Winter eyes

It’s that time of year when we start to feel dry, itchy,

Colour Blindness

Red-green and blue-yellow colour blindness is actually more accurately known as “colour vision deficiency” because you are not actually blind.

Vision changes in pregnancy

During pregnancy, your body undergoes lots of changes. Did you know that these changes can even affect your vision and eye health? 

It’s true: changes in your hormones, fluid retention, blood circulation, and metabolism can all affect your vision. Thankfully, these changes are usually minor inconveniences that resolve on their own after delivery. 

If you’re planning to become pregnant or already are, it’s a good idea to book an eye exam with us so we can work to minimize any pregnancy-related issues with your eyes. It’s safe to have your eyes examined while pregnant, and can help to identify conditions that may put you or your baby at risk.

Dry eyes

A common eye change experienced during pregnancy is an increase in dryness and irritability. This is caused by shifting hormones and can make your eyes feel scratchy and uncomfortable.

You may find relief by using lubricating drops like artificial tears that reduce the symptoms of dry eyes. If you wear corrective lenses, make sure you’re using drops that are safe for use with contacts. Dry eyes during pregnancy are rarely serious, but left untreated, they can lead to tissue damage.

In addition to talking to us about dry eye treatments, you can also boost your intake of beneficial omega-3 fatty acids from sources like salmon, walnuts, and flax seeds. These fats will help lubricate your eyes naturally as well as support the brain development of your baby.

Fluid retention

A lot of people notice that they’re more prone to retaining fluid in pregnancy. Fluid retention leads to puffiness and swelling, and you may notice that your rings feel too tight. It also has a similar effect on your eyes, increasing the thickness and curvature of your cornea. This can cause changes in your vision.

If you’re experiencing fluid retention, you may notice that your sight is blurry or hazy. Images won’t appear as sharp as they usually do. For some people, these changes only occur in one eye or in part of their field of vision, while others have changes in both eyes. It may even be significant enough to change your prescription for corrective lenses.

You may need to stop wearing contact lenses if the shape no longer fits your eye properly. We can evaluate whether or not you need your prescription adjusted, but since the symptoms are usually temporary and mild, you may not require new lenses.

Serious cases of blurred vision may indicate conditions like preeclampsia or gestational diabetes, so it’s always important to let us know if you’re affected. However, most cases of blurry vision will resolve on their own after delivery.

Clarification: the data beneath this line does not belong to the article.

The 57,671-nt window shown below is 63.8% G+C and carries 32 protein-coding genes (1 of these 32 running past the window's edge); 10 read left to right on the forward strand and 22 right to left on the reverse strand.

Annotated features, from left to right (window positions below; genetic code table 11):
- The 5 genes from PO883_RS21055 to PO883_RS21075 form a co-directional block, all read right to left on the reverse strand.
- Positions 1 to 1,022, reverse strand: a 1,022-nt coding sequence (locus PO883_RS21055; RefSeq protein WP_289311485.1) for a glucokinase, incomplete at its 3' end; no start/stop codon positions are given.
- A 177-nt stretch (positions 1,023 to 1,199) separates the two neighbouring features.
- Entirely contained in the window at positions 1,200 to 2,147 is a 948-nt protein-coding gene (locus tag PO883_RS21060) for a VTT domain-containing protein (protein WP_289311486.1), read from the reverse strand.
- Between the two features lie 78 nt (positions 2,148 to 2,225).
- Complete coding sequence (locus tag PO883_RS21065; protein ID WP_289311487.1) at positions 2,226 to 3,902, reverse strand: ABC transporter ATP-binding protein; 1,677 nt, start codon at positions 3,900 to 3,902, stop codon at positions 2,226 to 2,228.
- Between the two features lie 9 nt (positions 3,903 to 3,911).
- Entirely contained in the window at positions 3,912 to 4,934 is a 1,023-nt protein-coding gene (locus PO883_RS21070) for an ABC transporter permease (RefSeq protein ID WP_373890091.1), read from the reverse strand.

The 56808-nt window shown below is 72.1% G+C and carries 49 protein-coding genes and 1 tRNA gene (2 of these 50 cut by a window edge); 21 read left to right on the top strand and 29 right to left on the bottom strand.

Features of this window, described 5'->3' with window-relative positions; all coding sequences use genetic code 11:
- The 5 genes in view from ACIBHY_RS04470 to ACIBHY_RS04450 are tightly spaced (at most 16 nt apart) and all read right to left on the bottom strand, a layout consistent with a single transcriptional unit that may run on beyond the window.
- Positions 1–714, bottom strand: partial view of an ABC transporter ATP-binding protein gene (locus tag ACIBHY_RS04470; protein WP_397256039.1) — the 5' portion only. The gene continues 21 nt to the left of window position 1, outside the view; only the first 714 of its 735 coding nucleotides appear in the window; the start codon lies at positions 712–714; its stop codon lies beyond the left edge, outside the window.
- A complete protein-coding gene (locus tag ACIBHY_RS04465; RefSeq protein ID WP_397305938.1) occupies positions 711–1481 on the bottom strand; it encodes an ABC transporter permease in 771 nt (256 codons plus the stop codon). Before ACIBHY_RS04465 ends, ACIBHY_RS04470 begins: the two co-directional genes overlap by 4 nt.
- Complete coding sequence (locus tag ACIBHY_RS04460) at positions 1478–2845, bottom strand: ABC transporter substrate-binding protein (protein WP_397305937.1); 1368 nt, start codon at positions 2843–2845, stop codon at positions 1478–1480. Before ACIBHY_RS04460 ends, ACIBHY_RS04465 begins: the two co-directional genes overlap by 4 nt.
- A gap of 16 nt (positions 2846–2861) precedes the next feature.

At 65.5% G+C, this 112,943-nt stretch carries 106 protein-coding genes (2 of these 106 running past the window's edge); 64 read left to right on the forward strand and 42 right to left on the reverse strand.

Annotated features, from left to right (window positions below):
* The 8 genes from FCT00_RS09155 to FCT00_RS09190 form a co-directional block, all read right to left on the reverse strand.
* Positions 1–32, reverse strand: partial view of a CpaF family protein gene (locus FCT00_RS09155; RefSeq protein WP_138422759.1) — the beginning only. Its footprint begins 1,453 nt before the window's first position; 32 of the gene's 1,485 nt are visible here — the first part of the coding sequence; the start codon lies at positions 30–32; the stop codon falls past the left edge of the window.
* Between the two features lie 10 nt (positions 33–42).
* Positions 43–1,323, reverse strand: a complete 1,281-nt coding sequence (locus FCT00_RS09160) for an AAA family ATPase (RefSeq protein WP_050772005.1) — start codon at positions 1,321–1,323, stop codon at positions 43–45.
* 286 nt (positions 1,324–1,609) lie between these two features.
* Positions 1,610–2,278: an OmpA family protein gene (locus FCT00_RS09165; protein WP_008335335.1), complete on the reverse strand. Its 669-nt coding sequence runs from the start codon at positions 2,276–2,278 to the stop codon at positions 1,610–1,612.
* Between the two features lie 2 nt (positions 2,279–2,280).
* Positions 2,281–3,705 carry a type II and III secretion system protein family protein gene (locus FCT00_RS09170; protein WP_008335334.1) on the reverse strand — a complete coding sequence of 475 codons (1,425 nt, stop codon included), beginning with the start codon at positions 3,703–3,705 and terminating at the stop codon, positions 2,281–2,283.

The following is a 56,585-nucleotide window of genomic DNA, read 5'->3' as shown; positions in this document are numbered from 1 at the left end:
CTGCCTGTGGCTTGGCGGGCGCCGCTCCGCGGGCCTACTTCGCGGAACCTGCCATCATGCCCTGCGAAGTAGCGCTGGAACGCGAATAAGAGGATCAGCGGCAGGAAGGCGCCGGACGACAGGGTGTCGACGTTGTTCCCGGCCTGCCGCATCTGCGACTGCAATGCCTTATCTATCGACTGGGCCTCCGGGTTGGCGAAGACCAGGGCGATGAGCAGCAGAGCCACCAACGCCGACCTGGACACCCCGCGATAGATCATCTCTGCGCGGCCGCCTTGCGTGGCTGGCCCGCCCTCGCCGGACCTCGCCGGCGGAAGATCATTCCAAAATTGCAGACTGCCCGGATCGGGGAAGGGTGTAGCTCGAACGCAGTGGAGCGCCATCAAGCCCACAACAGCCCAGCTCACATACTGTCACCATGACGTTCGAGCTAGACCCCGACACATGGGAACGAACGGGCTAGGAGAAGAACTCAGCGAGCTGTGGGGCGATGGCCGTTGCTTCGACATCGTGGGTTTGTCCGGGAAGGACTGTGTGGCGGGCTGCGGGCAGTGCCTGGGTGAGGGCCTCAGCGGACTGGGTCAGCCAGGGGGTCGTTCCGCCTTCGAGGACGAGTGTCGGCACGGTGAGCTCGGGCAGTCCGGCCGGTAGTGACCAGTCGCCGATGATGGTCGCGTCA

More serious conditions

Occasionally, changes in your vision can indicate a more serious complication with your pregnancy, putting both you and your baby at risk. While you should always mention any eyesight changes to your care provider, seek urgent attention if you experience any of the following symptoms:

• Excessive swelling or puffiness
• Double vision
• Sensitivity to light
• Loss of vision
• Seeing floaters or flashes

In addition to diabetes and preeclampsia, serious problems can be caused by complications of Graves’ disease, multiple sclerosis, tumors, or other health conditions. Book an appointment as soon as possible to discuss your concerns with a medical care provider and/or optometrist.

What can you do?

We welcome you to make an appointment ahead of conceiving to discuss any concerns you have about your vision or medical conditions. You may need to adjust your medications or have additional screenings in pregnancy to ensure your and your baby’s health is protected. 

If you’re experiencing minor changes in your vision that aren’t concerning to your medical provider, there are a few things you can do to help alleviate symptoms. It may help to take frequent breaks and to rest your eyes regularly, including taking naps. Try to work in well-lit areas that reduce the strain on your eyes. Limit screen time to avoid exposure to blue light that may make symptoms worse.

Some people experience increased sensitivity to light during pregnancy. It’s important to shield your eyes from damaging UV rays by wearing a quality pair of sunglasses, especially if your eyes are more sensitive to light.

During pregnancy, it’s not only important to take care of your own vision, but also to protect the vision of your unborn baby. Smoking, drinking alcohol, and taking drugs while pregnant may all increase your risk of having a baby with vision problems, including lazy eye (amblyopia), crossed eyes (strabismus), and refractive errors.

Rest assured that most changes in your vision will resolve themselves without treatment soon after you give birth. If your symptoms persist, we recommend booking an appointment to have your eyes assessed.